In the East, it is unusual for a man to run, especially a wealthy government official, yet Zaccheus ran down the street like a little boy following a parade. And he even climbed a tree! Curiosity is certainly characteristic of most children, and Zaccheus was motivated by curiosity that day.
FOMO (Fear Of Missing Out)
John Calvin wrote, “Curiosity and simplicity are a sort of preparation for faith.” This is often the case, and it was certainly true of Zaccheus. Why the big crowd? Who is this Jesus of Nazareth they are following? What am I missing?
WHO was seeking?
Zaccheus thought he was seeking Jesus (Luke 19:3), but Jesus was seeking him (Luke 19:10)! By nature, the lost sinner does not seek the Savior (Rom. 3:11). When our first parents sinned, they hid from God, but God came and sought them (Gen. 3:1–10). When Jesus was ministering on earth, He sought out the lost; and today the Holy Spirit, through the church, is searching for lost sinners.
We do not know how God had worked in the heart of Zaccheus to prepare him for this meeting with Jesus. Was Levi, the former publican (Luke 5:27–39), one of his friends? Had he told Zaccheus about Jesus? Was he praying for Zaccheus? Had Zaccheus become weary of wealth and started yearning for something better? We cannot answer these questions, but we can rejoice that a seeking Savior will always find a sinner who is looking for a new beginning.
It was not Zaccheus’s fault that he was “little of stature” and could not see over the crowd. He did what he could to overcome his handicap by putting aside his dignity and climbing a tree. In a spiritual sense, all of us are “little of stature,” for “all have sinned and come short of the glory of God” (Rom. 3:23). No one measures up to God’s high standards; we are all “too little” to enter into heaven.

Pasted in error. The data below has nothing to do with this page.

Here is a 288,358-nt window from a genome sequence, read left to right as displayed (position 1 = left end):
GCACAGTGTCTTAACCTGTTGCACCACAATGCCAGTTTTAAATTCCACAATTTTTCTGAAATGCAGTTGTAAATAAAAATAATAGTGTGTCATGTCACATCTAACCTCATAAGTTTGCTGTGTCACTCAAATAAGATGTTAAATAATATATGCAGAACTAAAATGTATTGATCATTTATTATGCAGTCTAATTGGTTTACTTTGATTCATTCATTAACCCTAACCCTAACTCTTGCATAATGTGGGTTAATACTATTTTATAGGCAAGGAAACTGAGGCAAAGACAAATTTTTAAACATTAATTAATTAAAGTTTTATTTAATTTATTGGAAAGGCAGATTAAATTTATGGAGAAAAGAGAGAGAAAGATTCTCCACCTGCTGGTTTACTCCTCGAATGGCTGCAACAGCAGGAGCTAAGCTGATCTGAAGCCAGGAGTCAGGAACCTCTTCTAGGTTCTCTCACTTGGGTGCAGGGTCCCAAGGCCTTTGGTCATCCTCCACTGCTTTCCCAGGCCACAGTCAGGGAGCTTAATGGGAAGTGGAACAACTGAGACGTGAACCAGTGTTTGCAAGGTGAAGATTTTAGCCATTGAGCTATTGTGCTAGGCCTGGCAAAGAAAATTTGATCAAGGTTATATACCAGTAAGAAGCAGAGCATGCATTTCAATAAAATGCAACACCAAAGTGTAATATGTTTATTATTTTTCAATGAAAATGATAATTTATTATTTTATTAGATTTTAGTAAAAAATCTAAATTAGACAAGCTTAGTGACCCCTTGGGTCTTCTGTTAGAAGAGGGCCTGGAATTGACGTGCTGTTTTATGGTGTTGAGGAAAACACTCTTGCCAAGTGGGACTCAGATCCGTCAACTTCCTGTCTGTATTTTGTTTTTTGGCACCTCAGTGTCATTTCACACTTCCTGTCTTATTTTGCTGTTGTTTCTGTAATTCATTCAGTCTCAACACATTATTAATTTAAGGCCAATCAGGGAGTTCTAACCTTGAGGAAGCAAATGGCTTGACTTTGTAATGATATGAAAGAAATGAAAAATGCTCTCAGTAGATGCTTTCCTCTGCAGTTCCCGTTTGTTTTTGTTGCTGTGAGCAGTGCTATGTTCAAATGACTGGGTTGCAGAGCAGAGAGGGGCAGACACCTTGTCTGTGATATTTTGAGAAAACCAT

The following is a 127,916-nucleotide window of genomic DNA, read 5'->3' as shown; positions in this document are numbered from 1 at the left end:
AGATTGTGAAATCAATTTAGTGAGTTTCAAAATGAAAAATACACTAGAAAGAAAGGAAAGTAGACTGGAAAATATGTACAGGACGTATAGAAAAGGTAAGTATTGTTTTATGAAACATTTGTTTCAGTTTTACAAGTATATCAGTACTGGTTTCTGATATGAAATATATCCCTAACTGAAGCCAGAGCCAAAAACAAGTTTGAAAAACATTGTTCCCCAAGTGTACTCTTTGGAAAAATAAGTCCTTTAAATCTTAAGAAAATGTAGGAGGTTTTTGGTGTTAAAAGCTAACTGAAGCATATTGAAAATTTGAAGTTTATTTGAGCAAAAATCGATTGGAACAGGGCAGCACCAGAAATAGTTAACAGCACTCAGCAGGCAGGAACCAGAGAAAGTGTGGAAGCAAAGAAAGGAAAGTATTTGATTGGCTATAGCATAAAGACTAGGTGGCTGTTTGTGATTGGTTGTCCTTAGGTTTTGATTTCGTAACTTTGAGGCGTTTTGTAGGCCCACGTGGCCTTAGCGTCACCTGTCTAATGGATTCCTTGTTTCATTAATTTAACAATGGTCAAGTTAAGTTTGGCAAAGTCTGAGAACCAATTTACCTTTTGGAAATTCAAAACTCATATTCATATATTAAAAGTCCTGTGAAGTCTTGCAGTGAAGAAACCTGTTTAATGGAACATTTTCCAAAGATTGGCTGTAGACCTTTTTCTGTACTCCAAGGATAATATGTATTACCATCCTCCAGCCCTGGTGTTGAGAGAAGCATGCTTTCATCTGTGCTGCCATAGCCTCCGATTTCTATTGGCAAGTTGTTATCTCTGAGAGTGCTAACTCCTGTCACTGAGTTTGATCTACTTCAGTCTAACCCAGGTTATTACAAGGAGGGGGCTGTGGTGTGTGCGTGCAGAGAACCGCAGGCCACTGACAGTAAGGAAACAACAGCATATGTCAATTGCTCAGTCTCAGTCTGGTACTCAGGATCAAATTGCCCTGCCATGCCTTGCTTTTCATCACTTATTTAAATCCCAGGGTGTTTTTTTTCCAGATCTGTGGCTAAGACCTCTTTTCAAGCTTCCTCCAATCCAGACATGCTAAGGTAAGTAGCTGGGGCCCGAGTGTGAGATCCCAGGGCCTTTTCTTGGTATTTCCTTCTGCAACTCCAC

Zaccheus trusted Jesus Christ and became a true “son of Abraham,” meaning, of course, a child of faith (Rom. 4:12; Gal. 3:7). That is as big as you can get! Small of stature but now possessing a changed heart with giant faith.
Is Jesus, through His Holy Spirit, seeking you?
Do you see His Holy Spirit moving through your family and friends?
What will you do? “Come down” out of that tree and welcome Him into your life?
“For I’m coming to your house today, I’m coming to your house to stay.”
Zaccheus was not saved because he promised to do good works. He was saved because he responded by faith to Christ’s gracious word to him. Having trusted the Savior, he then gave evidence of his faith by promising to make restitution to those he had wronged. Saving faith is more than pious words and devout feelings. It creates a living union with Christ that results in a changed life (James 2:14–26).
When a day begins, you never know how it will end. For Zaccheus, that day ended in joyful fellowship with the Son of God, for he was now a changed man with a new life. Jesus is still seeking the lost and yearning to save them. Has He found you?
Heavenly Father, Lord and Savior,
You found me! I’m yours, imperfections and all. Thank you for continually transforming me to be all you created me to be. There will always be critics, you had them, but my eyes are fixed on You. Continue to teach me, mold and shape me. Guide my every thought, word and action. Keep me close to You. Thank you, Holy Spirit for correction, challenge, encouragement and direction. Thank you for being with us always as you promised.
In Jesus Name, Amen